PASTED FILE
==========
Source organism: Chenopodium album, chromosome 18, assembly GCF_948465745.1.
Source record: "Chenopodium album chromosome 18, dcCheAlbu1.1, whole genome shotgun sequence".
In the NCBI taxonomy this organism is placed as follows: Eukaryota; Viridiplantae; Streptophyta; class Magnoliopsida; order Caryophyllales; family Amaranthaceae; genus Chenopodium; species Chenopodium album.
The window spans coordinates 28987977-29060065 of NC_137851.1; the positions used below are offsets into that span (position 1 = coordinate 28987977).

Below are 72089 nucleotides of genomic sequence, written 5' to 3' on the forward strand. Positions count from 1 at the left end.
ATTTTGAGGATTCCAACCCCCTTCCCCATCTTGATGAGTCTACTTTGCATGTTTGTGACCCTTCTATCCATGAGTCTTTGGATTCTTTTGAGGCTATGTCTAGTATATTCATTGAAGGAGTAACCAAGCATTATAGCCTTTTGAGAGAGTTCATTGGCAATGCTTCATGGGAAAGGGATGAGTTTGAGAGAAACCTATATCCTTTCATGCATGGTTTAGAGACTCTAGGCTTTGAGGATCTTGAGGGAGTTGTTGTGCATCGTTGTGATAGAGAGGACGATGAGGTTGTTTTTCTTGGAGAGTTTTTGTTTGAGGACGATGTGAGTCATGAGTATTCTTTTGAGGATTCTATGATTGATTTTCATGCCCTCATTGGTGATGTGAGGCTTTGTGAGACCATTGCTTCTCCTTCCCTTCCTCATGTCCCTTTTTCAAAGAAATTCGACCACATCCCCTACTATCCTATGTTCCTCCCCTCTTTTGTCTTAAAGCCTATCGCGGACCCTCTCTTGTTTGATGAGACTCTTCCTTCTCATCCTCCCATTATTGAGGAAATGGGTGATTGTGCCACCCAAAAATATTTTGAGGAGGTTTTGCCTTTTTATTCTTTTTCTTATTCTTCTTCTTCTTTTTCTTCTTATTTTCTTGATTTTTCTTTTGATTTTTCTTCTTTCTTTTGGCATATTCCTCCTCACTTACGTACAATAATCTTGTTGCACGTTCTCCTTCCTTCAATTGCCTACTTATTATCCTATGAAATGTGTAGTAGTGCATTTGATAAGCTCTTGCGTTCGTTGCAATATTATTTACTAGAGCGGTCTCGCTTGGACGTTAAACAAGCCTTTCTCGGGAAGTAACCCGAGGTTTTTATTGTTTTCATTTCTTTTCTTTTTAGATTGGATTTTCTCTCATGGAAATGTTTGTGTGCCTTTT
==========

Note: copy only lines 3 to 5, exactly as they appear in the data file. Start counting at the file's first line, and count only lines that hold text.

In the NCBI taxonomy this organism is placed as follows: Eukaryota; Viridiplantae; Streptophyta; class Magnoliopsida; order Caryophyllales; family Amaranthaceae; genus Chenopodium; species Chenopodium album.
The window spans coordinates 28987977-29060065 of NC_137851.1; the positions used below are offsets into that span (position 1 = coordinate 28987977).

Below are 72089 nucleotides of genomic sequence, written 5' to 3' on the forward strand. Positions count from 1 at the left end.